Jeremiah was an Old Testament prophet who spoke God’s words of warning and judgment to His people, particularly the kings and people of Judah. As was the case with most of the prophets God sent, their words of warning and judgment were not well received, and in chapter 26 we find Jeremiah on trial facing death.
While on trial, Jeremiah again warns the priests, the prophets, and the people to “mend your ways and your deeds, and obey the voice of the Lord your God,” so that the Lord would “relent the disaster that he has pronounced on you” (26:13).
That would seem to only incite their anger and further their justification for having Jeremiah killed (even though He was innocent in the first place). However, the Lord caused the people and the officials to beg the priest and prophets to spare Jeremiah from death, and they agreed to do just that (vv. 16-24).
How does that story help point us to Jesus? Several hundred years later, God would send another messenger to Earth, this time His only Son, Jesus. He would likewise speak God’s Words to the people. These included warnings about God’s future judgment of sin (Matthew 7:24-27, 13:24-30, 18:23-35, 21:33-41). But they also included calls to repentance and reminders of God’s love and forgiveness for those who turned back to the Father (Mark 1:15, Luke 5:31-32).
While there were some who listened to Jesus’ message and followed Him, the Jewish leaders rejected it, and had Jesus put on trial, just like Jeremiah. And one would think that if God spared Jeremiah’s life because He was innocent of the charged crimes, than surely He would also spare the life of His own Son. A Son who not only was innocent of all the charges brought against him, but innocent of any charge of sin anyone could ever bring against Him.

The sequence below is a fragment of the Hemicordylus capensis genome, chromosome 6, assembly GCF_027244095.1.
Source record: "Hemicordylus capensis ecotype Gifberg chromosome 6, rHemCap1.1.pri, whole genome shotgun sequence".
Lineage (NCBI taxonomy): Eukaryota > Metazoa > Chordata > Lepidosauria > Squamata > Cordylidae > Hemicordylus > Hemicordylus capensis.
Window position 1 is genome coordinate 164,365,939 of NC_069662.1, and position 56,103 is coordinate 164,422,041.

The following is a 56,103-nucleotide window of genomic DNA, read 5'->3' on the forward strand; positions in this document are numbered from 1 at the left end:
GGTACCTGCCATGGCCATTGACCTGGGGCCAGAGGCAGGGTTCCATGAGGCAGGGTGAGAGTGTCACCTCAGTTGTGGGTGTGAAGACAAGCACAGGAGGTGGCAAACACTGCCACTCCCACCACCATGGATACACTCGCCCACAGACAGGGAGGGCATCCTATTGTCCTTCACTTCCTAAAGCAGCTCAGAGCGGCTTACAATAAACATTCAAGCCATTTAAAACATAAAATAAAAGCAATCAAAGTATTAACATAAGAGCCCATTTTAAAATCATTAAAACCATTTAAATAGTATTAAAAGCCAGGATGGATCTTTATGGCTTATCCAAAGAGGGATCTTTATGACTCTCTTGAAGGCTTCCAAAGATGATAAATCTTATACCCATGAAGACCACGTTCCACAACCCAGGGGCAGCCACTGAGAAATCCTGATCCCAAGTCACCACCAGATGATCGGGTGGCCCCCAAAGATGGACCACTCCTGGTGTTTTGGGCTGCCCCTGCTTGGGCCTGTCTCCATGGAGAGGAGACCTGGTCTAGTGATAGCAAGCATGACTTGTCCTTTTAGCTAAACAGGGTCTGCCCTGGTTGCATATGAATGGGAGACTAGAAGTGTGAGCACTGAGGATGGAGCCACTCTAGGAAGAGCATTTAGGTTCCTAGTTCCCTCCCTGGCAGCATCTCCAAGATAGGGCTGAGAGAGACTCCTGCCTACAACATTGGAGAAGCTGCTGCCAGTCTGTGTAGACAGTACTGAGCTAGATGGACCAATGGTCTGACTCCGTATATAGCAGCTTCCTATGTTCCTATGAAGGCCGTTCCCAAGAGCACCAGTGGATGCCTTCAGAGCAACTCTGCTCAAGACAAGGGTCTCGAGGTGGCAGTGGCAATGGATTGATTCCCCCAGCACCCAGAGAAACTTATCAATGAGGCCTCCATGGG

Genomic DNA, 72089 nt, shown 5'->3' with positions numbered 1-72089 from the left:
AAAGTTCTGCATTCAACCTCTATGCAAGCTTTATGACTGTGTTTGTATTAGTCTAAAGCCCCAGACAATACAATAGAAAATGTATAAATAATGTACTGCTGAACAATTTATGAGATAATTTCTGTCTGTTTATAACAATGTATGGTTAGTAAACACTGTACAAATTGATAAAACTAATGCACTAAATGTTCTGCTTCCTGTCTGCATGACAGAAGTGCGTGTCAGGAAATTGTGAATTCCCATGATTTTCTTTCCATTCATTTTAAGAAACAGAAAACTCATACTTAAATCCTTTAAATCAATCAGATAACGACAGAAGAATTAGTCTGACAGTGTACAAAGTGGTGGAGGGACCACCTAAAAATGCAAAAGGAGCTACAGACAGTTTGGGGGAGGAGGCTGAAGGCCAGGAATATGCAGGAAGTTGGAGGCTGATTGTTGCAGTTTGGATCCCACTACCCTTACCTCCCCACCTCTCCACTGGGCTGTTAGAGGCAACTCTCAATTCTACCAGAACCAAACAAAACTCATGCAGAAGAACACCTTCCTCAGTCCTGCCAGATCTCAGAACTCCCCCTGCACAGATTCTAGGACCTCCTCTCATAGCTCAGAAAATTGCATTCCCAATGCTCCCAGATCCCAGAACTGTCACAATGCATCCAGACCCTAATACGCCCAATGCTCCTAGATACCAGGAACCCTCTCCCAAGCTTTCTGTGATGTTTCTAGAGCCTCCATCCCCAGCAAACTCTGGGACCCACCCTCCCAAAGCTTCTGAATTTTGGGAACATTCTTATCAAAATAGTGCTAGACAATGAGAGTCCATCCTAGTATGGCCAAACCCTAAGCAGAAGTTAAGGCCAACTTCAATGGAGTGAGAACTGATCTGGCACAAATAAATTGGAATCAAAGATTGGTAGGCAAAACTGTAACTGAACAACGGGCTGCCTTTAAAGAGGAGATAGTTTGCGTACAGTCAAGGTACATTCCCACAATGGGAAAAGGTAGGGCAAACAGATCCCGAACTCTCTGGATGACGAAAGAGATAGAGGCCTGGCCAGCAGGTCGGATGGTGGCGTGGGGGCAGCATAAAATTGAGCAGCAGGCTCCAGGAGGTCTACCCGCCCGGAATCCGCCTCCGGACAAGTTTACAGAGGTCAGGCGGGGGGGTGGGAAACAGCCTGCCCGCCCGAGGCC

Yet, it was the will of God to not spare Jesus’ innocent life, but to have Him put to death (Acts 2:23, 4:27-28, Isaiah 53:10). Why? So that our sins could be forgiven (Isaiah 53:5-12). That’s right. It was God’s desire to hand Jesus over to be crucified, so that he could die for all of us who have rejected and turned away from the message of God. And by putting our faith in Jesus, he takes on our sin, while clothing us in His innocence. What a Savior! What a loving Father!
Therefore, as we read all of God’s Words through Jeremiah to obey and follow His commandments, my prayer is that we would hear them and follow God once again. But first, I pray that we would remember that even we rebelled against God’s Word, He loved us enough to not spare His own Son, but rather give Christ up for us (Romans 8:32). May we rejoice in that good news this month!
In Christ’s Love,